Cultural Contribution

The men and I were beginning our usual Wednesday night’s Men’s Group meeting. George made an announcement during the business session that we were being asked to put on hold our various rituals that were connected to what were deemed to be North American First Nations cultural items and we were being taken to task for cultural appropriation by some unknown person, possibly from some affiliated group in the U.S. Specifics were sparse. Much conversation followed, some of it of the nature of “We shouldn’t be doing that”, some of it more like, “But we’ve always done that”.

The specific violations that we were looking at were strictly verbal in form. For example, some of us take on a spirit name, something we picked up during our participation in a New Warrior Training Adventure weekend. It wasn’t that we took on a particularly North American indigenous name. One of us calls himself “Strong Tree”, for example. I am called “Orca”, in honour of my British Columbians roots. The offense was that we used the phrase “spirit name”. Another example. Often during conversations, when a man finishes speaking, other men respond by saying “Aho”, which simply means, “I heard you” or the like. The word “aho” is deemed to be a word from the North American indigenous cultures.

My contribution to the conversation was not so much in dispute of whether what we were doing was some form of “appropriation” but rather than everything that takes place in our Men’s Group meetings and on the New Warrior Training Adventure is done with the highest respect. We cherish our participation together and choose forms of conversation that honour that sense of appreciation. I know from the feedback I got from most of the other men that I spoke for them. We ended our conversation on cultural appropriation by putting it on the table for future discussion.

Later back at home, I realised that I knew little about the topic. I knew that it was an emotionally charged issue for many and decided to investigate further. From Wikipedia I found the following definition that seems to capture the issue:

Cultural appropriation is the inappropriate or unacknowledged adoption of an element or elements of one culture or identity by members of another culture or identity. This can be controversial when members of a dominant culture appropriate from minority cultures.

The rational side of my brain immediately had problems with that definition, caused in using inappropriate and appropriate in the same definition in the two different meanings of the word. Here’s one of 3 definitions on “appropriation” I found: take (something) for one’s own use, typically without the owner’s permission. But I settled myself down as I see all forms of appropriation, taking something for one’s own use without the owner’s permission as being inappropriate. Were we in our Men’s Group doing any form of appropriation?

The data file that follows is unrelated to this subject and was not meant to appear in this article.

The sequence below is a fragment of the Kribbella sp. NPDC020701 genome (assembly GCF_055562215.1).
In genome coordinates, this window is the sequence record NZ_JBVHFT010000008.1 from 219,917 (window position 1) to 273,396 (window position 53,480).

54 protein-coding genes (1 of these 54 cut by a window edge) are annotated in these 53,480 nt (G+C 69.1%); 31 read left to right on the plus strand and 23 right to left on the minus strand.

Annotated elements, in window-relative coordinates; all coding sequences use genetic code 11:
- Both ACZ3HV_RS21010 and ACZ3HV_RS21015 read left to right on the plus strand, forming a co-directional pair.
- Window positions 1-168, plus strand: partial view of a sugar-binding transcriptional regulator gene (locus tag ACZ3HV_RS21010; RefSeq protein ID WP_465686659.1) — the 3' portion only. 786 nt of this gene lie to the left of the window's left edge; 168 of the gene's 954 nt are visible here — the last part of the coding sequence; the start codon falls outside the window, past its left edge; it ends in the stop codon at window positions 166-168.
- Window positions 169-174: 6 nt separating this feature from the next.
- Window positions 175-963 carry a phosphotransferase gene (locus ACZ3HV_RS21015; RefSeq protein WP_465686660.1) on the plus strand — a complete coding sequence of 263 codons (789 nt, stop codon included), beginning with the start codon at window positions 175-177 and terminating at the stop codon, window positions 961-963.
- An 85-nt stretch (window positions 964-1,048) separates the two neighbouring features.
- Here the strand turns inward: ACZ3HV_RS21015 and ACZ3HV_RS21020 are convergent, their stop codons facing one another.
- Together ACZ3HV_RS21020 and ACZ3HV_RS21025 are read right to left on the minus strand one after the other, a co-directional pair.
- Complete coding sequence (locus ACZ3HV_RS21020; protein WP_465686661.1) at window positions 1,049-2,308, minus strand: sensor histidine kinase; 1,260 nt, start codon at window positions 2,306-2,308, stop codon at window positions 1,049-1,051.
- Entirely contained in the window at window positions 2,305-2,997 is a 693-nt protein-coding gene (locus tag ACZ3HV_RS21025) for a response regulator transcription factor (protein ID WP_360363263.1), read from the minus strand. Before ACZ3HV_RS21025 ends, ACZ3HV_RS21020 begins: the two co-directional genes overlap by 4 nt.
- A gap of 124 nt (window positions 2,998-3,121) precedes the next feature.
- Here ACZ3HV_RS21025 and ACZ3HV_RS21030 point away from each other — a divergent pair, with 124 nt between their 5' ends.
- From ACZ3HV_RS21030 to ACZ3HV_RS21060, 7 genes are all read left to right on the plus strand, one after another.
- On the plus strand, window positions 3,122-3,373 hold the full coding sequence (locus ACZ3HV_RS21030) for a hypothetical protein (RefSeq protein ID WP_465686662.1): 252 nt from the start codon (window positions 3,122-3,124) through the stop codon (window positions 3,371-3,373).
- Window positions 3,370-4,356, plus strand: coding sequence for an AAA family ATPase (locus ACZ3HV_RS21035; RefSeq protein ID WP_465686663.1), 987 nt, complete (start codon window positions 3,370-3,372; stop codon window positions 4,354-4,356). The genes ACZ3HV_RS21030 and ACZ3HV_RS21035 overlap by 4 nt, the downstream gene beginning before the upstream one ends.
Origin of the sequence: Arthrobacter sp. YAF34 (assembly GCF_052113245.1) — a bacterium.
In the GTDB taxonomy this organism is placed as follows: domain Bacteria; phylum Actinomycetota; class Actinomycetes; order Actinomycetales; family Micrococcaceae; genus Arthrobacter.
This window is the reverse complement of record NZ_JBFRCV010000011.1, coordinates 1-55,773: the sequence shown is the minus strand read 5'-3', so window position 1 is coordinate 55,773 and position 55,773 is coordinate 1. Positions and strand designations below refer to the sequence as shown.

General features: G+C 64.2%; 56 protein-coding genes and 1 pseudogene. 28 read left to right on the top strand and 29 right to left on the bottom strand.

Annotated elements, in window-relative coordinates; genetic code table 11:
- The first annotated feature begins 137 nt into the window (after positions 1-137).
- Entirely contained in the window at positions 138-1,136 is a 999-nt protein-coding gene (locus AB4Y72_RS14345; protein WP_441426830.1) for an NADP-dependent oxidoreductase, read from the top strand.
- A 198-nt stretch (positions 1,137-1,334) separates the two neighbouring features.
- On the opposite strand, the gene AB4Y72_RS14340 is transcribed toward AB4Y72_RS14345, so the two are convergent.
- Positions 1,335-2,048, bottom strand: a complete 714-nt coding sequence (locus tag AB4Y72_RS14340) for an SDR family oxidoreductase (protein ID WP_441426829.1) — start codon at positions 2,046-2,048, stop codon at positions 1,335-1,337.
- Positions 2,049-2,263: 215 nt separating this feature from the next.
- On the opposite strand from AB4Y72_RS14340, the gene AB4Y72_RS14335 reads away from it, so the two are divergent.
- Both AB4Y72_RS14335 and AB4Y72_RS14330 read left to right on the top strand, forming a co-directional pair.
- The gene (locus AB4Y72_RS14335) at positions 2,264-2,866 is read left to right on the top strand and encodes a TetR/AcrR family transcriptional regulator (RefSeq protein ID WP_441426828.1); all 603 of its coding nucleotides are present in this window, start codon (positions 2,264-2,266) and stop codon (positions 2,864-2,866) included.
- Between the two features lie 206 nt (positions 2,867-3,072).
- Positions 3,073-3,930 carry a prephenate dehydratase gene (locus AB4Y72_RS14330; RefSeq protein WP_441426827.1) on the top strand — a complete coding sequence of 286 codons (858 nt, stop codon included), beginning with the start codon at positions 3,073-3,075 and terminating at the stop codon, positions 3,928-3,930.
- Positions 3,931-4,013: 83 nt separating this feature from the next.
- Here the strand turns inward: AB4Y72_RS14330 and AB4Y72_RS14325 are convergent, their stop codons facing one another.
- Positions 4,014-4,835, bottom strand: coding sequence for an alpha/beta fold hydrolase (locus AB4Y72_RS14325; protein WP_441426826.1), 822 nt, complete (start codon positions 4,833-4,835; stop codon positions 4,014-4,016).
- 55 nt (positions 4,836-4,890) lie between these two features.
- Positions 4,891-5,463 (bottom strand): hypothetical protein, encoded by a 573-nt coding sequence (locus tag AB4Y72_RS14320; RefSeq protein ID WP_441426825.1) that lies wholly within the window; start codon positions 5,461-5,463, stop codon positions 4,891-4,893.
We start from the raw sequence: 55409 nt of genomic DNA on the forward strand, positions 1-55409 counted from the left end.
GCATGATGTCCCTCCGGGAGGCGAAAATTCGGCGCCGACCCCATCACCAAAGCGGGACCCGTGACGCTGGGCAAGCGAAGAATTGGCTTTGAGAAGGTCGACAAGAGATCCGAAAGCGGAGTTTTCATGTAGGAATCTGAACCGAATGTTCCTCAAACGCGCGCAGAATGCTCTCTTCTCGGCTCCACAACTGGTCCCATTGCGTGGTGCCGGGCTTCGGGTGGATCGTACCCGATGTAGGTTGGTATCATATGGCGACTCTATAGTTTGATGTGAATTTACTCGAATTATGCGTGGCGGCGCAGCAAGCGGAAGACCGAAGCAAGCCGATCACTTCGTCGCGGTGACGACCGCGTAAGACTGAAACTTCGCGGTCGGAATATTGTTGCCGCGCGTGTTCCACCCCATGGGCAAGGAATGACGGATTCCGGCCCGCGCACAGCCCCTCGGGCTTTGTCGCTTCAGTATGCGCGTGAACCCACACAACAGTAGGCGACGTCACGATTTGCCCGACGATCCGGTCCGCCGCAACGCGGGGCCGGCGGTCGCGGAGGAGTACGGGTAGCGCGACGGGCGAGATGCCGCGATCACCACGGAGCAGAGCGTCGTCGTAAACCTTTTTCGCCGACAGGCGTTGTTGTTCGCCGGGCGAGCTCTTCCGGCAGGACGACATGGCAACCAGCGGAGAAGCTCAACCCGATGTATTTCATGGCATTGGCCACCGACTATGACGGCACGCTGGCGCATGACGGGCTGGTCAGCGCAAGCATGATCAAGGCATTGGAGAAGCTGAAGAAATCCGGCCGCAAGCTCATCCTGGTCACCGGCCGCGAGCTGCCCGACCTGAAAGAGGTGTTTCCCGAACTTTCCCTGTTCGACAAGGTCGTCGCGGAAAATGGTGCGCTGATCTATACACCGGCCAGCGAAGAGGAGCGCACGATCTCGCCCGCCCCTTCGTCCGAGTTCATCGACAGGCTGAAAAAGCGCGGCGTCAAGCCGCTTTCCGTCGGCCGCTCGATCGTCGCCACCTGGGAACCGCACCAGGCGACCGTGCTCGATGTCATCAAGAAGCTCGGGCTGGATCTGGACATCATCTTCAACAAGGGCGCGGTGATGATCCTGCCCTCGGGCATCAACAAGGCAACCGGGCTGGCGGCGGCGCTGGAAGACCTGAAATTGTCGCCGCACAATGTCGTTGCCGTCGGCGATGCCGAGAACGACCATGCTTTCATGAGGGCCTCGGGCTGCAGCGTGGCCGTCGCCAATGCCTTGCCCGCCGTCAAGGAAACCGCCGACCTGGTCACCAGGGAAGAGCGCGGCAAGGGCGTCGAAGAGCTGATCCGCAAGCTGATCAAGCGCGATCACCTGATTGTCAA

I couldn’t, and in the light of my research, don’t see it. Picking up and using phrases and customs from other cultures cannot possibly be any form of appropriation. Copying and stealing are not the same. As I see it, ways of expressing myself that I have copied from another culture is a form of honouring that culture. I see it as a better way of expressing myself than I have in the past. That someone would find this offensive puzzles me. If I end our Men’s Group meeting by saying, “Ciao!” to the others, clearly I am using an Italian expression. Is that appropriation? How does that differ in kind from saying “Aho” to one of the men after he has spoken?

Sadly I see so much of this as being part of what I think of as call “Woke bullying”. Cultural appropriation has become a way of attacking someone, making them wrong, putting them on the defensive for something that I would declare inherently neutral or ambivalent in nature. I know well that each of us can be offended by words and customs that others express, but is that their problem or ours? Logic tells me it is my problem when someone upsets me when there was no intention to do so. “Sticks and stones may break my bones but words will never hurt me” springs to mind from my childhood, and that’s what I was advised to say to myself as a child when someone seemed to be out to offend me.

My challenge today is to examine this in the context of my A World of Honour ethos, do no harm, everything by agreement, and be your word. We in my Men’s Group clearly have and had no intention to do harm. We also had no agreement with anyone not to use phrases or ideas from other cultures. By the standards of the world I wish to live in, no violation occurred. I can understand that someone might be offended by our use of “aho” or taking on “spirit names” I can’t. I would also state that our Men’s Group has a high degree of “cultural awareness” as in “I’m aware of this as being a tradition developed by North American indigenous people and am appreciative of their contribution.”

But we do this in the privacy of our meetings. When someone in our group is offended we will take appropriate action. Meanwhile, we stand innocent of any offence.

I will close by offering a better expression: cultural contribution. I am declaring as spokesman and member of my culture, that whoever finds something of value in it, they can consider themselves free to take it for their own, to be used and cherished as they desire, as a contribution from us with no strings attached. And thank you for considering something that we have created as being so appreciated that you want to use it as your own.

In the spirit of generosity, may we go forth and contribute freely to each other from this day forth.

That’s what I think.

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